Gluten-free diet: Living gluten-free

Gluten-free diet is not as hard as people think it is. Gluten is a kind of protein found in three main grains. These grains are:

  1. Wheat
  2. Barley
  3. Rye

Therefore, you don’t eat  breads, pasta, noodles, cracked wheat know as bulgur, couscous, cake, pies, cookies, bagels, flatbreads made with these three grains. You don’t consume things that have malt in it such as beer.  Rice, oat, millet and corn does not contain gluten. However, especially oats can be contaminated with gluten from other grains because of being processed in the same environment.

I am going to approach following gluten free diet from two different perspectives. I am going to list what you can eat at home and out of home (restaurants or social events). 

For me, there are two different types of gluten-free diets:


  1. Gluten-free diet by only consuming meat, veggies, greens, nuts (sometimes legumes) and dairy products.
  2. or in addition to the above, by replacing gluten containing grains with gluten-free grains.  

At Home

The type of gluten-free diet I try to follow is #1. In its simplest form, it includes grass-fed red meat, local and organic vegetables and fruits (non GMO, no synthetic  fertilizers or pesticides), organic dairy products like yogurt, kefir, cheese and eggs.

I don’t eat gluten-free pasta, bread, cake, pie, cookies. I cook home made food for myself and my family every evening.

I don’t (or try not to) focus on what I cannot eat. I can eat all veggies of all colors, salads and green leaves. I can eat all fruits. Isn’t that nice?

The reason why I avoid gluten-free foods that replace gluten counterparts, is that mostly they contain high sugar and carbs. They increase my blood sugar rapidly which are bad for my body. Instead I consume protein or veggies and fruits. I eat three large meals and don’t eat junk food as snacks.

Eating out (Restaurants and Social events)

When I eat out, I stick with meat and salads if available. Otherwise I just eat vegetarian meals but make sure it doesn’t contain any gluten sauce. What you have to pay attention to when eating out is not just making sure that a meal’s main ingredients are gluten fee but other ingredients are as well.

One example is rice in restaurants is made with chicken stock containing gluten. Also in soups made with touch of flour or made with certain broths or meatballs with bread in it might not be exactly gluten free. Be careful with products made with gluten free ingredients. For example, cornbread recipes usually has wheat flour.

I choose simple foods, grilled meat, salads with olive oil, greens with yogurt. Anytime you have doubts, ask the server. Knowledge of gluten allergy or sensitivity is becoming mainstream. When I tell people I have allergies for flour and bread, everyone immediately asks whether I have celiac. I explain, my condition is not that serious but similar. Do not say “I don’t eat bread” because then people think you are simply on a diet and insist. Tell them, bread and anything with flour makes you sick. Beware than whenever you bring up gluten allergies or sensitivity, conversation might extend with questions.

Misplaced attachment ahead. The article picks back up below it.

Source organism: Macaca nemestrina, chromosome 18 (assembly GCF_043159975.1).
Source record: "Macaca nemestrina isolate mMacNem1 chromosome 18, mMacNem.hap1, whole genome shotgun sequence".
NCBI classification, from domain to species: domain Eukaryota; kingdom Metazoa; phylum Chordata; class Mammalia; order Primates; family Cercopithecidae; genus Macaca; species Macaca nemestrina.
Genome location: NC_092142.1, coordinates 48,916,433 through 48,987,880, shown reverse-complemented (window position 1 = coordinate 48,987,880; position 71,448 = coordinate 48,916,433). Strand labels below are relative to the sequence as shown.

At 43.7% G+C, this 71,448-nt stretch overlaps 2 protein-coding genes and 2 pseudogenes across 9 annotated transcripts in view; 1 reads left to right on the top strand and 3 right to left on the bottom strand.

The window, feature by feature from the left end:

When you are invited to a meal at a friend’s, it is up to you to inform with your friends in advance and ask whether there will be some gluten free options or not. I usually don’t mention, assuming that I will find something to eat. Almost all my close friends know that I eat gluten free foods.

If you are invited out to a job related lunch or dinner, wedding, cocktails, some snacks with you such as fruits and nuts to munch on and eat something before you go just in case. By now, I am used to informing event coordinators about y dietary restriction and make my travel arrangements  around it. Even if I feel really hungry and there aren’t many options, I try not to give in and eat anything that has gluten in it. I drink lots of water. It is important to be ready for emergencies.

When Shopping

At grocery shopping, my main rule is to stick to things that have one ingredient. Basic needs like milk, eggs, honey, cheese, sun dried fruits, and nuts are pretty basic things you can consume. If I am going to buy something that has two or more ingredients, it is important to be able to buy foods with labels easy enough to read.

Let’s say you are buying yogurt, it should only have milk and cultures in it. (I prefer to make my own yogurt at home). If you are buying chocolate, it should only have cacao, sugar and oil in it.  If there are other ingredients, you should ask question it…. The additives in products usually have interesting names. They sound nice. If it is not something you can buy from the market by itself, avoid it. Some of things you buy which have ingredients with names you can’t even pronounce usually come from genetically modified organisms and are usually bad for your body and on the top of it, their main ingredients might not contain gluten but might include sub ingredients that are made from gluten containing grains.

Canned soups, ketchup and canned foods are absolutely to stay away from. The preservatives in them definitely contain wheat protein and some sort of starch in them.

In my opinion best way to follow a gluten free diet is to buy things that don’t have complicated names, easy to read, simple items and cooking home made foods. Stay away from rest of the stuff. Food Rules is a great book to read about what to eat, regardless of the gluten content .

For those people who insist “they cannot live without grains”, your roadmap to a healthy gluten free diet you can follow and, in fact, enjoy is in my next post.


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